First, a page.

NORDICS - Both the Danish tax ministry and the Swedish finance ministry said they will need time to evaluate the ruling the European Court of Justice (ECJ) has issued on Danish pension tax.

"We were not really surprised given the Advocate General's opinion stated in June last year," a spokesman for the Danish tax ministry told IPE. "But you do hope till the last moment, don't you," he added explaining that the ministry will look into the verdict in detail over the next two weeks.

Yesterday, the ECJ had ruled that Denmark is in breach of European law on freedom of movement of workers and capital by not granting tax-deduction on contributions to pension contracts with foreign insurers.

Sweden's finance minister Anders Borg, whose country has a similar case pending with the ECJ, had commented at a summit in Brussels that the government would analyse the verdict and its possible implications for Sweden. The country had also intervened on the side of Denmark.

"I hope that the remaining member states will take the ruling into account and also modify their legislation," László Kovác, European Commissioner responsible for Taxation and Customs, commented on the ruling, adding that he was "very happy" about it.

He pointed out that this "is the culmination of almost six years of work by the Commission to create a single market for occupational pensions without a tax obstacles". Kovác added that during that period several member states had already amended their legislation.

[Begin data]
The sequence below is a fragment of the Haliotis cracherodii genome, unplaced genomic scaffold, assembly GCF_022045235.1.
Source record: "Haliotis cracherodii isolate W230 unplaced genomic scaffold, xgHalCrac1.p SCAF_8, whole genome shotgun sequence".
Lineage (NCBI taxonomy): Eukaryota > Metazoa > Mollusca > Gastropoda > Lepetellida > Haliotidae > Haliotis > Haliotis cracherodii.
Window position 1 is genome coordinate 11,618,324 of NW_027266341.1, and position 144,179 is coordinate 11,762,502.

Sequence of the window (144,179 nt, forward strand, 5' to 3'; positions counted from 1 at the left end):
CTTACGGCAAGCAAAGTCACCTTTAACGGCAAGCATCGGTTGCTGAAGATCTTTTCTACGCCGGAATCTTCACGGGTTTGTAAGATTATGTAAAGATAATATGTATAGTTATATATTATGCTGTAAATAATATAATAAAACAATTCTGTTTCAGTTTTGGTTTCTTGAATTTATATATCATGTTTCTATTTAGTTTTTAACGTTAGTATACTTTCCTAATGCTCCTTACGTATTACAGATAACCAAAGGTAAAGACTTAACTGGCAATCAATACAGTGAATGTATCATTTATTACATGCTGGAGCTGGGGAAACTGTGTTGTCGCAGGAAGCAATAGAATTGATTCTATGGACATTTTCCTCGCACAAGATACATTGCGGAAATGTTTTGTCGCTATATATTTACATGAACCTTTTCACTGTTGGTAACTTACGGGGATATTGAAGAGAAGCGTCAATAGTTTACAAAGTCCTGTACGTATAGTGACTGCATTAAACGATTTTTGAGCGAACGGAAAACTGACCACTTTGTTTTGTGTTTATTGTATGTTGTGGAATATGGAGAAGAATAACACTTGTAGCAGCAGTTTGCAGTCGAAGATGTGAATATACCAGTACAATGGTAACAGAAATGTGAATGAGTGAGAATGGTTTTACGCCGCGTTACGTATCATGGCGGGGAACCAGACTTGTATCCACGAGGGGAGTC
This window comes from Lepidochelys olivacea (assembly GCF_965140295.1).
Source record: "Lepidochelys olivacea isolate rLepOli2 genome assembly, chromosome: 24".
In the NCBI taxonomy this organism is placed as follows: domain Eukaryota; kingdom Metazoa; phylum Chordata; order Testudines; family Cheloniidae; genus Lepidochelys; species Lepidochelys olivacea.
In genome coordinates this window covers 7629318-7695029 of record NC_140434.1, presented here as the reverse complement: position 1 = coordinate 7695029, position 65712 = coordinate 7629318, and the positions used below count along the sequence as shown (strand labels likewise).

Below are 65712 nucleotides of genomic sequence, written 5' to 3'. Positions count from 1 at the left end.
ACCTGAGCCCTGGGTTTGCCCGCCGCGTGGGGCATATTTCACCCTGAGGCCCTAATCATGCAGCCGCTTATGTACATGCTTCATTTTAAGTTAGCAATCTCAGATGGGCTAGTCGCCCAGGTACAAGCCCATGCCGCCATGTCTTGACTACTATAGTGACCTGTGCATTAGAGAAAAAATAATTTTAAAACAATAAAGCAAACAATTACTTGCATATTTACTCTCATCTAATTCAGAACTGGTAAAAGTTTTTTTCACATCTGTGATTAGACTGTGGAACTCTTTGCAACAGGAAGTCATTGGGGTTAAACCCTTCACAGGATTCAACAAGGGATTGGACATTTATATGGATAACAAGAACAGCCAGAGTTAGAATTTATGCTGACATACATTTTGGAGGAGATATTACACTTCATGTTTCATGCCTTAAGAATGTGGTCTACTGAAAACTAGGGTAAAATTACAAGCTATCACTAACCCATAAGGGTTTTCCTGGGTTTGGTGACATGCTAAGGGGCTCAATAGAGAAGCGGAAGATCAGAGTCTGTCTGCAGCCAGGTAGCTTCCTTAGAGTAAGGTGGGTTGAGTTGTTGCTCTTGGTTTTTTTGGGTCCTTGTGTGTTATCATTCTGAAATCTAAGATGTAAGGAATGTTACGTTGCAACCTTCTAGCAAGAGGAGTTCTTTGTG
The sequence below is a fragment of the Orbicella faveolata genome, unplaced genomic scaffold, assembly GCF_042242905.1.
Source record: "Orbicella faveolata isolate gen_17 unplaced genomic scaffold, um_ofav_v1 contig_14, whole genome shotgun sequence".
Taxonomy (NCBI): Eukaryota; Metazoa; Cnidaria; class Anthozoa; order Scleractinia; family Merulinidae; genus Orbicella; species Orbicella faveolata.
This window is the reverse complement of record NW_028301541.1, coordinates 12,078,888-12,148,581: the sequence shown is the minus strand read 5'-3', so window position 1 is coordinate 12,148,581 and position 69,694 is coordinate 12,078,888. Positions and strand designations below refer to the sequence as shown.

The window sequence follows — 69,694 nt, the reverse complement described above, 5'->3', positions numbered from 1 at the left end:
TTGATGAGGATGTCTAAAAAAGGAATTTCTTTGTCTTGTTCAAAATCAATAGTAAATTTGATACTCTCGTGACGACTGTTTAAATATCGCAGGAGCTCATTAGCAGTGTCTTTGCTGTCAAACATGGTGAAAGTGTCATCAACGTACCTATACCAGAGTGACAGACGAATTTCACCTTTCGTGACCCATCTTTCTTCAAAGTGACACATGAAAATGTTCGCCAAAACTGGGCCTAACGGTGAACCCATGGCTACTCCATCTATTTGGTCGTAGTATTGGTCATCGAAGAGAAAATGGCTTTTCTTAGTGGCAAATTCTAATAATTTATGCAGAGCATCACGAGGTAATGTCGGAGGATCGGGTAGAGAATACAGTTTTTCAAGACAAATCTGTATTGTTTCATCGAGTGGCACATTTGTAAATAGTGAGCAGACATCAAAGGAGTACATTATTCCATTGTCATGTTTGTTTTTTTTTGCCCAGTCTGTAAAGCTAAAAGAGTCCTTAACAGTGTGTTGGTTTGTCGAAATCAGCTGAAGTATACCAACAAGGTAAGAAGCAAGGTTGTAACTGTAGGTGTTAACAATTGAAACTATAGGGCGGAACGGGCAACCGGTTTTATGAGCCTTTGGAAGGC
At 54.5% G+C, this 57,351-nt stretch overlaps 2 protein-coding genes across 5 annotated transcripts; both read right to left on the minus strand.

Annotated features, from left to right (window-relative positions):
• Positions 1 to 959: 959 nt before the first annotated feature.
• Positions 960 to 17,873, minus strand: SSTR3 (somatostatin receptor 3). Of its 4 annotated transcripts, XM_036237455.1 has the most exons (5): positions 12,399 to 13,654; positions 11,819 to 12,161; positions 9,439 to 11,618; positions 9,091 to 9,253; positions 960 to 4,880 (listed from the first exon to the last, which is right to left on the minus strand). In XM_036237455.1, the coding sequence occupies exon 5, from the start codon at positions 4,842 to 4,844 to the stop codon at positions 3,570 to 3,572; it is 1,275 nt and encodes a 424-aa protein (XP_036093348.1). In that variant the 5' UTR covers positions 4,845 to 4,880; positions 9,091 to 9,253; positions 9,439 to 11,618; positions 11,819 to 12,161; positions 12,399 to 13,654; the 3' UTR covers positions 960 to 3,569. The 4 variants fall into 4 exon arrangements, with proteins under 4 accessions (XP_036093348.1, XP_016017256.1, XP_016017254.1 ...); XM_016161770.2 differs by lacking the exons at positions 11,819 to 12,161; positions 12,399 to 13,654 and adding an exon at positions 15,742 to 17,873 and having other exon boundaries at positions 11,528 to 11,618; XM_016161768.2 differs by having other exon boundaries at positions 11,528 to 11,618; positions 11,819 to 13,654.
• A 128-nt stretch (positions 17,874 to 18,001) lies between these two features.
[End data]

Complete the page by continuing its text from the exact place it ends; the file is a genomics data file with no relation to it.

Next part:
Meanwhile, a Swedish market source fears a massive tax outflow because of the verdict.

"Both Denmark and Sweden do have to watch out now," Mikael Nyman, editor of the Swedish financial newsletter Pensioner & Förmåner, told IPE. He pointed out that everybody who wants to put their pension money with a foreign insurer now might be allowed to do so, even if a change in the legislation is still years away.

Nyman is convinced that Swedes, "as we are very tax-evasive in this country", will be quick to move their pension money from the high-tax environment in Sweden. This will make tracking the pension assets much harder. Currently the government is making SEK16bn (€1.8bn) per year out of tax on pension fund returns which might now be at stake, explained Nyman.

He could even imagine that Sweden could decide to withdraw its own case pending with the ECJ.

According to him the best solution for the problem would be an EU-wide harmonised tax legislation. "We are going to have a pan-European market faster than we thought," he concluded.